Now that we have created a simple MVC hello world, it's time to see how we can pass data from controllers to views. The first hit comes to the controller which will load your business objects or model and you would like to transfer these objects to the view to display them.

Lab2:- Passing data between controllers and views


The controller gets the first hit and loads the model. Most of the time we would like to pass the model to the view for display purpose.

As an ASP.NET developer your choice would be to use session variables, view state or some other ASP.NET session management object.

The problem with using an ASP.NET session or view state object is the scope. ASP.NET session objects have session scope and view state has page scope. For MVC we would like to see scope limited to controller and the view. In other words we would like to maintain data when the hit comes to controller and reaches the view and after that the scope of the data should expire.

That's where the new session management technique has been introduced in ASP.NET MVC framework i.e. ViewData.

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Video demonstration for Lab 2


The following is a simple YouTube video which demonstrates the lab for view data. In this video we will see how we can share data between controller and the view using view data. So we will create a simple controller, record the current data in a view data variable and then display the same in the view using the percentage tag.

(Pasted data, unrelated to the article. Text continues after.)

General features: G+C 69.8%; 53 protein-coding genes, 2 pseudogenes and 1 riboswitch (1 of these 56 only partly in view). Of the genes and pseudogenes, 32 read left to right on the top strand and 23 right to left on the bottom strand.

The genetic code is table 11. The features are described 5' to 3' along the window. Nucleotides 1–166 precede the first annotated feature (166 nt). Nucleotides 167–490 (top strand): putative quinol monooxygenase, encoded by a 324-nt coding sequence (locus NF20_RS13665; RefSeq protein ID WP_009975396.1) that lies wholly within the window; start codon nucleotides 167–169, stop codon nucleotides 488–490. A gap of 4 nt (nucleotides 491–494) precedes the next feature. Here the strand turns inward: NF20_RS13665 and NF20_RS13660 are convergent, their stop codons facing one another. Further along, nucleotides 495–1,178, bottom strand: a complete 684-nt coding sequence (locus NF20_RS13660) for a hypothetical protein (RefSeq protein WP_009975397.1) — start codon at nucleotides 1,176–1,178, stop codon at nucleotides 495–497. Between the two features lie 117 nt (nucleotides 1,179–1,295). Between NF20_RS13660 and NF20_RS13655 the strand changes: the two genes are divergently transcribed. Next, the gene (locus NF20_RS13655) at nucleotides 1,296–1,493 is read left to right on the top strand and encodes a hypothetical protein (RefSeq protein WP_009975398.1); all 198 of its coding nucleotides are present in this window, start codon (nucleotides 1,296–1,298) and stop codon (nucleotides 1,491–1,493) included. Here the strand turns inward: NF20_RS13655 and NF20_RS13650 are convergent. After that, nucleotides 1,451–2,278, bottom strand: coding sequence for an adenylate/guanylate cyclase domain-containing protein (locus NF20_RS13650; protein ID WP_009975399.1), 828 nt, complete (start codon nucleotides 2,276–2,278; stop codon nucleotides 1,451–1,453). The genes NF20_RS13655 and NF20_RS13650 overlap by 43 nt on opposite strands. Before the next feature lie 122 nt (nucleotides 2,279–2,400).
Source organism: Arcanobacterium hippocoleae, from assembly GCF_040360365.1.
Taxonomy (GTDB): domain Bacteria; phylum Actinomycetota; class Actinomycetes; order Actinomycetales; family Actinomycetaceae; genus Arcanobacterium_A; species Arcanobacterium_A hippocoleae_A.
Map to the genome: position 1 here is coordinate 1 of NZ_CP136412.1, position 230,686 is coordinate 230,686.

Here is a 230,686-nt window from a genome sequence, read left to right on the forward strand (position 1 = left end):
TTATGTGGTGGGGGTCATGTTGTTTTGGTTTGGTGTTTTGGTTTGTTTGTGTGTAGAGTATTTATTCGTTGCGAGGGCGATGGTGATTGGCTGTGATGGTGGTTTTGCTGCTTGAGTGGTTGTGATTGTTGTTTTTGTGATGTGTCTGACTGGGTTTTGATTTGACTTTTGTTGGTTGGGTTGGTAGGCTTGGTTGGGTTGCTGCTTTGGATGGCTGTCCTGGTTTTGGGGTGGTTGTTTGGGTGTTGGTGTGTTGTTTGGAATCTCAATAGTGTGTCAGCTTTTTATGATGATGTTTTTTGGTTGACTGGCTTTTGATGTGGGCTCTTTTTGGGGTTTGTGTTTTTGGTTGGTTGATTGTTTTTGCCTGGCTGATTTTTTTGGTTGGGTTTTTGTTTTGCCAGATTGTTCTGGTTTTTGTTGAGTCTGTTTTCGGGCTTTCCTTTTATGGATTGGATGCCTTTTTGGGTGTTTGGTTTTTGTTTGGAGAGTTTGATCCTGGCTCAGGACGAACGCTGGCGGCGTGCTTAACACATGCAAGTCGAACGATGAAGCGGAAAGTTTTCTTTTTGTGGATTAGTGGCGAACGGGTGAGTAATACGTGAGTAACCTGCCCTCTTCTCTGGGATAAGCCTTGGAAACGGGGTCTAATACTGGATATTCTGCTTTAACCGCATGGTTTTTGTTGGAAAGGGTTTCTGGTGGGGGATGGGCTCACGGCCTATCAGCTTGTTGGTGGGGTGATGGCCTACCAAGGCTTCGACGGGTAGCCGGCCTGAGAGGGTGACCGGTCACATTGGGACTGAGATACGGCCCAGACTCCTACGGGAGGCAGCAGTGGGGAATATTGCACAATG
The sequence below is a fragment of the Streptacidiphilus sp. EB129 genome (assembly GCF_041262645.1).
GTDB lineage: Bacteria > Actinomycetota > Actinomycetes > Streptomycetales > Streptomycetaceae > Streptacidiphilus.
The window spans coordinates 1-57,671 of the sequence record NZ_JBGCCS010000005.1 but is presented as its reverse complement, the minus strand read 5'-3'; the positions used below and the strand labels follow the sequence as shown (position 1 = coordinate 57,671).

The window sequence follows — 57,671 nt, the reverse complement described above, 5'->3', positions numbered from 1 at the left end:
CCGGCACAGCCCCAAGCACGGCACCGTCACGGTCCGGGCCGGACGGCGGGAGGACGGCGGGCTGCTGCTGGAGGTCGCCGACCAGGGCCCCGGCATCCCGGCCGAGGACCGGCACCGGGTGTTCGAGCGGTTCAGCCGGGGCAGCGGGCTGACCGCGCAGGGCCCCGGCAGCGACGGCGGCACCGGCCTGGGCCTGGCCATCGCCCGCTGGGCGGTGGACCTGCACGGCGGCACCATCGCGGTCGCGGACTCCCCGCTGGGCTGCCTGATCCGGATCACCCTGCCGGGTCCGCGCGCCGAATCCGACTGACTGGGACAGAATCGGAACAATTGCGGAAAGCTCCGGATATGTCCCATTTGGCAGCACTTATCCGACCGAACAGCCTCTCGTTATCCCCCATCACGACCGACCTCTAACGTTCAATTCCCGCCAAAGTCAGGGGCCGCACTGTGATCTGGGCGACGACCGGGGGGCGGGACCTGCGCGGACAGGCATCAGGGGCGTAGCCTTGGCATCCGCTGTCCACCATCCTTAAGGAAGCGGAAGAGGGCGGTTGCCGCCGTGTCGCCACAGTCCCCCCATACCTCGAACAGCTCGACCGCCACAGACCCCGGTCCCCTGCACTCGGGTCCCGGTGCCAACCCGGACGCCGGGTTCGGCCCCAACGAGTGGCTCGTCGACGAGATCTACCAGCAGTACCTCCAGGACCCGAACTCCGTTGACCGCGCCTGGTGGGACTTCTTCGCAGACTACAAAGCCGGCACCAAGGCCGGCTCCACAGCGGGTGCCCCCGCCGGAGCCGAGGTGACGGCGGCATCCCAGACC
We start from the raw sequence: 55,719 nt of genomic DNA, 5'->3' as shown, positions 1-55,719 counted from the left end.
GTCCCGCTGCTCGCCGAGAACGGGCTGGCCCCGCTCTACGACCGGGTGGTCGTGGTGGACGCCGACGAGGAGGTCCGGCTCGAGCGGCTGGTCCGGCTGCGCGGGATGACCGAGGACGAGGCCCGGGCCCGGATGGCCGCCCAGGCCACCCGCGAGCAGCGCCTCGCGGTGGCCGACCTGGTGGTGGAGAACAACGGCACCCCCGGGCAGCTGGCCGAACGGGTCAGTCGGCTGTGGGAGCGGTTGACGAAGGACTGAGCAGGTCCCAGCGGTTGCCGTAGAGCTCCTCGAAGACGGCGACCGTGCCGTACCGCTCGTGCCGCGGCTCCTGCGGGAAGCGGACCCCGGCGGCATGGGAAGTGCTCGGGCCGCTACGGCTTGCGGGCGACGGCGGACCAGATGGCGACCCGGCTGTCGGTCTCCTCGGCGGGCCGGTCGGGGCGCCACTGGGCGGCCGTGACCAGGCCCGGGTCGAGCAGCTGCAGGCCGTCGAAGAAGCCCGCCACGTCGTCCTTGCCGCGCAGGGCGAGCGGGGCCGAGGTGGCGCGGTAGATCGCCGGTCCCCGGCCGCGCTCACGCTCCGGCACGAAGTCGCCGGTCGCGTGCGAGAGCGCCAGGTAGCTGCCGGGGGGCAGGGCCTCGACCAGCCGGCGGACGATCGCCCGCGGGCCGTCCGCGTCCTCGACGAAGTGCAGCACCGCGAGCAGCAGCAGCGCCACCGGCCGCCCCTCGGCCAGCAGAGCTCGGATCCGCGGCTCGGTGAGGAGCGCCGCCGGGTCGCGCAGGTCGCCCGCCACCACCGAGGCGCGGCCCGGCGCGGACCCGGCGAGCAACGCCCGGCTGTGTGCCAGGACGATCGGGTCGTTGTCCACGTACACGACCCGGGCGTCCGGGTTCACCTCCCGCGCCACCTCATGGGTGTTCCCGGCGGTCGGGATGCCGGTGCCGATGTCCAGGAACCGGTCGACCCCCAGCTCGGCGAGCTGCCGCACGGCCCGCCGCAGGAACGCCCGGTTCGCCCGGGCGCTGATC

Step1:- Create project and set view data


So the first step is to create a project and a controller. In the controller, set the ViewData variable as shown in the following code snippet and kick off the view.
public class DisplayTimeController : Controller
{
//
// GET: /DisplayTime/

public ActionResult Index()
{
ViewData["CurrentTime"] = DateTime.Now.ToString();
return View();
}

}

Step 2:- Display view data in the view.

The next thing is to display data in the view by using the percentage tag. One important point to note is the view does not have a code-behind. So to display the view we need to use the <%: tag in the aspx page as shown in the following code snippet.

<body>
<div>
<%: ViewData["CurrentTime"] %>
</div>
</body>

So what's in the next Lab?

So now that we know how to pass data using view data, the next lab is to create a simple model and see all the 3 MVC entities (i.e. model, view and controller) in action.

Lab 3:- Creating a simple model using MVC

In this lab we will create a simple customer model, fill it with some data and display it in a view.

Video demonstration for Lab 3

The following is a video demonstration of that.

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Step1:- Create a simple class file